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Intel exits 5G smartphone modem business on heels of Apple-Qualcomm settlement

Apple supplier Intel on Tuesday announced plans to exit the 5G smartphone modem business, with the decision arriving on the heels of a settlement reached in the wide sprawling Apple v. Qualcomm legal battle.

The news was announced in a brief press release posted to Intel's website.

Along with a withdrawal from 5G modem development, the chipmaker will assess potential opportunities to integrate 4G and 5G modems in PCs, internet of things devices and other data-centric devices, the company said. Intel said it expects to continue work in 5G network infrastructure.

"We are very excited about the opportunity in 5G and the cloudification' of the network, but in the smartphone modem business it has become apparent that there is no clear path to profitability and positive returns," said Intel CEO Bob Swan. "5G continues to be a strategic priority across Intel, and our team has developed a valuable portfolio of wireless products and intellectual property. We are assessing our options to realize the value we have created, including the opportunities in a wide variety of data-centric platforms and devices in a 5G world."

The announcement comes after Apple and Qualcomm reached a surprise settlement in a long-running legal war over patent licensing and royalties. Revealed earlier today, the settlement includes a multi-year chip agreement that allows Qualcomm to once again enter Apple's iPhone supply chain, presenting a competitor to Intel's as-yet-unreleased — and now never-to-be-released — 5G solution.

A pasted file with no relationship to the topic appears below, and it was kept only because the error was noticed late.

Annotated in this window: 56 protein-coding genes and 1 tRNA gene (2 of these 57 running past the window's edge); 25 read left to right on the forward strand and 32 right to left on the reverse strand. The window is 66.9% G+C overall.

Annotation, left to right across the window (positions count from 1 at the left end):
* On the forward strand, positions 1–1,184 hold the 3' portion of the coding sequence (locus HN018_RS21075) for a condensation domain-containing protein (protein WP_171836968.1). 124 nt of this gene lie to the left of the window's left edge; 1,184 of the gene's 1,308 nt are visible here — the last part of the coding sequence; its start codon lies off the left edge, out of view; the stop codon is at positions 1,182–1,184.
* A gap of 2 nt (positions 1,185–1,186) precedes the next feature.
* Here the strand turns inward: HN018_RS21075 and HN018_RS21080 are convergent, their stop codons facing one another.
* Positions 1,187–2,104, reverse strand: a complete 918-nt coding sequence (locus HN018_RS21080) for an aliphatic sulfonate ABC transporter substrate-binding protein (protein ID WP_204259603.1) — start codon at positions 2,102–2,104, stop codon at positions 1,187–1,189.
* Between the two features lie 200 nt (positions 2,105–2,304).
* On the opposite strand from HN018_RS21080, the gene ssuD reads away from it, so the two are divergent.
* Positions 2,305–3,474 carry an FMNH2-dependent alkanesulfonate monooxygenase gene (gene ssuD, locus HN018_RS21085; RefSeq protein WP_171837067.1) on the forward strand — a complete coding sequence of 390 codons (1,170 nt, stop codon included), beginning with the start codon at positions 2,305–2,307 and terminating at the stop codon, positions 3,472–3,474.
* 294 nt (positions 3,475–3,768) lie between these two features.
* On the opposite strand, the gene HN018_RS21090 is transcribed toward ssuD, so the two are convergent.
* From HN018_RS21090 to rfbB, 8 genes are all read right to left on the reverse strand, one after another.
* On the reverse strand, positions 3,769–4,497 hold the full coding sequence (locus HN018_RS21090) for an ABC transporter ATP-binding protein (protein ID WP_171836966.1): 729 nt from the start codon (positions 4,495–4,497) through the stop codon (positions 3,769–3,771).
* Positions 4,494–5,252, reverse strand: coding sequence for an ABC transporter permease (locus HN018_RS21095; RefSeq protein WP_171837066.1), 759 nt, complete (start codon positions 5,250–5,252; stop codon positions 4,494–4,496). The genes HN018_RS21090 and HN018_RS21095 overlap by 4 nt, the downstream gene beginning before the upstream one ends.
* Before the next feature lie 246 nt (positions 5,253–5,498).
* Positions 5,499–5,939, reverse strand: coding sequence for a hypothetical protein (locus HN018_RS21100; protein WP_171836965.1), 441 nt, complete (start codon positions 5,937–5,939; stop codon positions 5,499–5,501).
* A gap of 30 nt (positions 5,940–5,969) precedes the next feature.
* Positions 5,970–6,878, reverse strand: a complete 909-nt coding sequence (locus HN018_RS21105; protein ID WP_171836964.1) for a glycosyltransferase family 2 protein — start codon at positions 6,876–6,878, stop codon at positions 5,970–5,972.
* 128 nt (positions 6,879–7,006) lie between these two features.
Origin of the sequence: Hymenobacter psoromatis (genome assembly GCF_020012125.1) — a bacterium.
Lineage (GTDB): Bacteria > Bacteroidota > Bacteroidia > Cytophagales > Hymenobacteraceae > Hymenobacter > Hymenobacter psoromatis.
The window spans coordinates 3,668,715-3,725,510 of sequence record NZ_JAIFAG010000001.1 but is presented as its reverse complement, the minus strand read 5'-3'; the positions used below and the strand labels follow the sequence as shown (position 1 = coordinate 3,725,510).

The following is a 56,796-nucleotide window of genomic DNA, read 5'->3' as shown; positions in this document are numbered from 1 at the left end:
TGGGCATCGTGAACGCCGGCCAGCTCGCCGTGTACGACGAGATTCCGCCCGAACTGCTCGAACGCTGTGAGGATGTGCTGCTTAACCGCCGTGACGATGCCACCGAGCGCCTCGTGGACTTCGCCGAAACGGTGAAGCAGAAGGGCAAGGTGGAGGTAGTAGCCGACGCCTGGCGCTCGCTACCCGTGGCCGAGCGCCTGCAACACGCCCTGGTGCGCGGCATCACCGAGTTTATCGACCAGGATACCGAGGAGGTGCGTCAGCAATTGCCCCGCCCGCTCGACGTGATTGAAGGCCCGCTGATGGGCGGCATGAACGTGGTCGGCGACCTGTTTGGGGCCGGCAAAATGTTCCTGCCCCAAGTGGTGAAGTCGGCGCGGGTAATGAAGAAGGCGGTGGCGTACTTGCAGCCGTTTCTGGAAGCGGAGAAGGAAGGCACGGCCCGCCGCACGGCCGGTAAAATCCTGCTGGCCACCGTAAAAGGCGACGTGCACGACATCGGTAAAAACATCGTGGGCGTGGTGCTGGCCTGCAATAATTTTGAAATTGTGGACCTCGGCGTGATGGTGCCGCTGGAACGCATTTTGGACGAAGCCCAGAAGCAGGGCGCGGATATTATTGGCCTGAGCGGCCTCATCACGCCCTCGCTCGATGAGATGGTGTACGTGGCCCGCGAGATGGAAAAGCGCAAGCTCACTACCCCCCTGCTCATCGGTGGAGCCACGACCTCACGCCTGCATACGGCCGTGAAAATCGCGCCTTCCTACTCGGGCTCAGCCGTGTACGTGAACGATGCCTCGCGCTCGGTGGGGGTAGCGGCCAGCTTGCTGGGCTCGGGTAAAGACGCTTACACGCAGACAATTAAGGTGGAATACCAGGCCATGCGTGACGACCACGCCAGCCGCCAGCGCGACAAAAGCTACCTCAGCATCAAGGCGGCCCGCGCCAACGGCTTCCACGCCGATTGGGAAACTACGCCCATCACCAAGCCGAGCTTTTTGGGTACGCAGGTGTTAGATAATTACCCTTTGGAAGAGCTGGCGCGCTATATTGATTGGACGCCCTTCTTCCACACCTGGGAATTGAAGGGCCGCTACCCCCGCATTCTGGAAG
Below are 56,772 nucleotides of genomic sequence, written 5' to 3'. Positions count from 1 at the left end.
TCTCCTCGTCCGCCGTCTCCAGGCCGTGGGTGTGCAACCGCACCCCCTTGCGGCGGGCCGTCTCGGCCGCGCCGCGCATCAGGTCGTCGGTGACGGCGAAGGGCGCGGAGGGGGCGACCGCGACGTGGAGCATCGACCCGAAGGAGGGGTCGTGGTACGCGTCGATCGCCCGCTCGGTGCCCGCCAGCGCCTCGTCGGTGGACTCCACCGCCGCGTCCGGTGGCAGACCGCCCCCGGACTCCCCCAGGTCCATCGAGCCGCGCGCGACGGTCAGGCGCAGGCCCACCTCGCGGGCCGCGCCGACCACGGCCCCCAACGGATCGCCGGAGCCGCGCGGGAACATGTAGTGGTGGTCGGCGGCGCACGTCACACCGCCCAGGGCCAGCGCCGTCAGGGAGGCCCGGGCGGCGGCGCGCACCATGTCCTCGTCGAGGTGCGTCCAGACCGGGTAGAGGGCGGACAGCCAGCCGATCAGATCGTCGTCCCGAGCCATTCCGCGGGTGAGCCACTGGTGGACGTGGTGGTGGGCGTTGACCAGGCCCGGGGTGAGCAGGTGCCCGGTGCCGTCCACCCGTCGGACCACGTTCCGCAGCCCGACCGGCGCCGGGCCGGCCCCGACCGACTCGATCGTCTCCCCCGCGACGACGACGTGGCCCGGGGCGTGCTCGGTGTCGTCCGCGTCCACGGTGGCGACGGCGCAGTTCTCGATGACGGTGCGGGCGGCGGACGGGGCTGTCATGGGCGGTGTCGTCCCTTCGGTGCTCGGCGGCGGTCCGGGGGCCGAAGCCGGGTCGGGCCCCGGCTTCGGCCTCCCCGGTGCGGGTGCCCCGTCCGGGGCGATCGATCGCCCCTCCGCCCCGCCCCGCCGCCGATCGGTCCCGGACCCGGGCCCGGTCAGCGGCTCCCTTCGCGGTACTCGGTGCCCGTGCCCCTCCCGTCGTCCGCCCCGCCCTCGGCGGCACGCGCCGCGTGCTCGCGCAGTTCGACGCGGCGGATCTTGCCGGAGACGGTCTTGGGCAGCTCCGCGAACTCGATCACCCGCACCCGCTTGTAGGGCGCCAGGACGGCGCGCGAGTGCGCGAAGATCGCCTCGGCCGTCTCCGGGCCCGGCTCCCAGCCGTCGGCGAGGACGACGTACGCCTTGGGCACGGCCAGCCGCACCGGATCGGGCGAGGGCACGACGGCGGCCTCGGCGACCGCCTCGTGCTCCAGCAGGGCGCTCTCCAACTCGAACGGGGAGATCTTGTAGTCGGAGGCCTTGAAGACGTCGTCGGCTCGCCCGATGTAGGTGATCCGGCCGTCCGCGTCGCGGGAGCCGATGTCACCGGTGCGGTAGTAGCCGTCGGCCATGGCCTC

While iPhone relied solely on Qualcomm cellular modems for years, Apple welcomed Intel into the fold in 2016 with iPhone 7. Intel's share of iPhone orders grew with iPhone 8, 8 Plus and X before Apple completely pivoted away from Qualcomm with 2018's iPhone XR and XS.

Intel was reportedly hard at work on a 5G chip, the XMM 8160, slated to debut in the second half of 2019. That chip was slated to make its way into Apple devices, but reports earlier this month claim the tech giant had "lost confidence" in Intel's ability to deliver the chip on schedule.

By contrast, Qualcomm's first-generation 5G modem has been evaluated by other manufacturers and will be available in smartphones later this year. A report today said Apple has been evaluating Qualcomm 5G silicon in tandem with settlement negotiations and will likely adopt the chips in 2020.

As iPhone demanded the lion's share of Intel's production capacity, Apple accounted for a bulk of the chipmaker's modem business revenue. With Qualcomm back in the mix, and bearing working 5G chips, Intel apparently felt further development of the XMM 8160 was no longer tenable.